‘At what point should someone start paying for the advice or sharing the benefits that they receive from the input from others?’
This question was asked in the context of a discussion prompted by Jason Calacanis’ comments on how advice the guys at Weblogs had received recently helped them boost their AdSense earnings. He went on to request further assistance in optimising their ads to boost their revenue even further.
To me this is just insulting. The guy is making $1400/day (min.), which
he equates to $511,000/year and wants free help to get to $730,000/year
(min.) along with Amazon help. Does this seem strange to anyone else or
am I missing something here? For helping him earn an extra $200k/year I
can get a free dinner. Awesome.
The main issue, as far as I am concerned, isn’t so much that the proprietors of a successful blog are seeking free advice to further boost their earnings, but rather what the best approach is in the circumstances.
Darren suggests that the proprietors of the more successful blogs may have a responsibility to those less successful to assist them to develop their blogs further. He sets out a series of steps a blogger can take when looking for advice and I agree with his suggestions. I tend to look for freely available advice first before flirting with paid services mainly because I can’t afford the paid advice.
As for the ethics of more successful bloggers seeking free advice to become more successful, I believe the answer lies in what is known as an "exchange of energy". There is this notion in many complementary and alternative healing modalities that there must be an exchange of energy for services rendered. One of the reasons for this is that the people receiving those services will only appreciate the value of those services if they must give something in return. This usually takes the form of payment.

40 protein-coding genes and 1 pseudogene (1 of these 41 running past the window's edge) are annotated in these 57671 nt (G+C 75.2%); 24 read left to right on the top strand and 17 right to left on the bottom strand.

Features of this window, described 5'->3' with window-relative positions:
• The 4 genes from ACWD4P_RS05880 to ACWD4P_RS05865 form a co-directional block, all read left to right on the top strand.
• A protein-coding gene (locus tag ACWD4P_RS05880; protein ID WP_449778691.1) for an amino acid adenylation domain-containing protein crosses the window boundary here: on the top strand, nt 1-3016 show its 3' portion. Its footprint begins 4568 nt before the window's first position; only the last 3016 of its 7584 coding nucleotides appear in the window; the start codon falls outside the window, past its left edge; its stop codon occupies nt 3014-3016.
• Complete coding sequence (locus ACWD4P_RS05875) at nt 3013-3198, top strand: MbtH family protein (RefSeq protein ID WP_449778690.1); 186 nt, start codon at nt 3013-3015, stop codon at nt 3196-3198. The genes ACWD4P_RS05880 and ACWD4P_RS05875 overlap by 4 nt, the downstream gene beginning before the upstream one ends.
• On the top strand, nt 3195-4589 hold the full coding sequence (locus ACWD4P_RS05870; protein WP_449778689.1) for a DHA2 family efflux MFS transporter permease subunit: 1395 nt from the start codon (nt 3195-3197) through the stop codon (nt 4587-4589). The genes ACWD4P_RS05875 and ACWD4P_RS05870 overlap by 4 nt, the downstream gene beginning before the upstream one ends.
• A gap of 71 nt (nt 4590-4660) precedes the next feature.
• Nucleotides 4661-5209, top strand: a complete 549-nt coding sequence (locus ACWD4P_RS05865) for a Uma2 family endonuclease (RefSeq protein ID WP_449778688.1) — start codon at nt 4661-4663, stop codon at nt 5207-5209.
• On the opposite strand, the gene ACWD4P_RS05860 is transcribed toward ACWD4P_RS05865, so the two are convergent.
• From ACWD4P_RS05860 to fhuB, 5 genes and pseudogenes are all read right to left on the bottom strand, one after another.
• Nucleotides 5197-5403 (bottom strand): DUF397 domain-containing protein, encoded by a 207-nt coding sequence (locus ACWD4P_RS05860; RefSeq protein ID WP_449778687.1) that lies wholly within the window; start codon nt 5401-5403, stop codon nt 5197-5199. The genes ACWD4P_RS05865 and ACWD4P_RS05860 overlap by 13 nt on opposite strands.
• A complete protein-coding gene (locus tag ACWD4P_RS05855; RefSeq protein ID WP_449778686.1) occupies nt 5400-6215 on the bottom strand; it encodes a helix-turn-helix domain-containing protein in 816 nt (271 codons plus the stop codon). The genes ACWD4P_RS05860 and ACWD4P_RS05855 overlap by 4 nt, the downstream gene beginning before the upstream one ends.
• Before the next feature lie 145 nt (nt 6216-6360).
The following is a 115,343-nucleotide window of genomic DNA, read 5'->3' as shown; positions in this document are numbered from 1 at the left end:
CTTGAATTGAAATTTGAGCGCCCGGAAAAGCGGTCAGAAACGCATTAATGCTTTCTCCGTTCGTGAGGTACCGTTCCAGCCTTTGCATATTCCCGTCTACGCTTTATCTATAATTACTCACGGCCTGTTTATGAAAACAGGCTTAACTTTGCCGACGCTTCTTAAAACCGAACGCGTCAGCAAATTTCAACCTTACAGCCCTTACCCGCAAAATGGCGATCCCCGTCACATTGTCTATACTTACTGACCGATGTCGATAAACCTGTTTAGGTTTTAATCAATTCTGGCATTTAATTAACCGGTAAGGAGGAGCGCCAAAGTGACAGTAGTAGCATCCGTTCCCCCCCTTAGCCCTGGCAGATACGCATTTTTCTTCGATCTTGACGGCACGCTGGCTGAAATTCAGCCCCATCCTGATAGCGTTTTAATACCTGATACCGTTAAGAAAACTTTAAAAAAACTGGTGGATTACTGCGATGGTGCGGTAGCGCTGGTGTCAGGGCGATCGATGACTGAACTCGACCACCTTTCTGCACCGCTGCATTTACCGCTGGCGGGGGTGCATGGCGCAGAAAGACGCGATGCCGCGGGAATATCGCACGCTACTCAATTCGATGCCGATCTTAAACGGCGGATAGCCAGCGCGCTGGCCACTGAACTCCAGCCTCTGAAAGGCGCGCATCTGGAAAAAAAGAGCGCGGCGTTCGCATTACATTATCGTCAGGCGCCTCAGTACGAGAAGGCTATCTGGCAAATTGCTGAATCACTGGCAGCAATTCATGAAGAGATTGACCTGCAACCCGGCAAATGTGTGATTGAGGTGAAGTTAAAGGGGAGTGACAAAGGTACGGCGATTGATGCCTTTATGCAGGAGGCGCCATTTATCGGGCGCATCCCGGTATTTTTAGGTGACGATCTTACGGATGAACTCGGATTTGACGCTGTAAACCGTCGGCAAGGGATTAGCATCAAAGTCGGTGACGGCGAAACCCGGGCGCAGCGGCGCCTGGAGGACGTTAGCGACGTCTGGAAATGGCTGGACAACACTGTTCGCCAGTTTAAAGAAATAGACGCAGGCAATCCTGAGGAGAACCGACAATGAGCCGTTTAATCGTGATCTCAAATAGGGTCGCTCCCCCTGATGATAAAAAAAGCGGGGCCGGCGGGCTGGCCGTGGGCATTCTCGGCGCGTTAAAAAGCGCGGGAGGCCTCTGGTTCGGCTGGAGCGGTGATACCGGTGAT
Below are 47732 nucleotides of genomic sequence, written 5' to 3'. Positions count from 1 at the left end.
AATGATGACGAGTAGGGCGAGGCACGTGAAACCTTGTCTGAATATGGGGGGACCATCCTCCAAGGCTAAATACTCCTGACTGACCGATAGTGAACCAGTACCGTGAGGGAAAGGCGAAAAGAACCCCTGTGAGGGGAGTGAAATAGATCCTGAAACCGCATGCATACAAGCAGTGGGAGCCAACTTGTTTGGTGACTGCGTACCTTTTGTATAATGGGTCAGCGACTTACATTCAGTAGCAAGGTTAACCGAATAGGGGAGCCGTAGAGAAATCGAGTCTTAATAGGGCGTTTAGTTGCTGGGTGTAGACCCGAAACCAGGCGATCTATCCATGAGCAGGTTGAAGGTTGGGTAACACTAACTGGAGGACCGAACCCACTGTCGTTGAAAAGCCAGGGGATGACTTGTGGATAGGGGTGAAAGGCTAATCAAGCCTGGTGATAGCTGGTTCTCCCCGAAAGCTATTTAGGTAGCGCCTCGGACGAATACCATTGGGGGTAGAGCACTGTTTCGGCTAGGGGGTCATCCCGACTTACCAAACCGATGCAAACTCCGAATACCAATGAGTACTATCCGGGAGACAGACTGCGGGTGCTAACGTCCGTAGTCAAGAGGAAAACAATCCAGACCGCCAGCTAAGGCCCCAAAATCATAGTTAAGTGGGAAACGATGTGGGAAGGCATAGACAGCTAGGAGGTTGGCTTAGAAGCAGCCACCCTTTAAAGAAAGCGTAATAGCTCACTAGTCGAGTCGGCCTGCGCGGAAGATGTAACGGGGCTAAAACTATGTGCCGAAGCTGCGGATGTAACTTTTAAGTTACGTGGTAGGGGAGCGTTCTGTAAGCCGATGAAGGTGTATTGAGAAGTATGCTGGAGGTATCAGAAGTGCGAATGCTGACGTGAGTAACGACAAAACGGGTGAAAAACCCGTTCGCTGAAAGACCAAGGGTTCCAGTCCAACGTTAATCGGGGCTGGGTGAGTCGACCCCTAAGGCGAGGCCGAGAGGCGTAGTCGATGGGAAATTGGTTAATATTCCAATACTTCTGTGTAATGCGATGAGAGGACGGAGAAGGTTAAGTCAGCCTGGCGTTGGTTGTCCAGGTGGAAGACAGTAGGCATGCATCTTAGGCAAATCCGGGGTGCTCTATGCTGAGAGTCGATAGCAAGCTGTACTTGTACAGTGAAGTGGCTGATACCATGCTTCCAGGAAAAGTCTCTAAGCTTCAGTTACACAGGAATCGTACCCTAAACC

In the context of this debate, I believe that the requirement of an exchange of energy is appropriate and that those bloggers who receive free advice which helps them to optimise their blogs or revenue (or whatever) must give something back. I suppose this could be regarded as a responsibility to give back but rather than being motivated by a need to trade advice for something in return (probably Jason’s motivation for offering a free dinner in exchange for the $200k boost), this exchange should be motivated by a recognition that the recipient has received something of great value and that this benefit should be shared.
As Darren put it, "the strength of blogging is the free exchange of information, transparency and sharing of lessons learned". I don’t believe that successful bloggers shouldn’t receive free advice. I believe that they simply bear a responsibility to the blogosphere as a whole to share some of those lessons. There is no need to grasp for more at the expense of everyone else. There are plenty clicks to go around.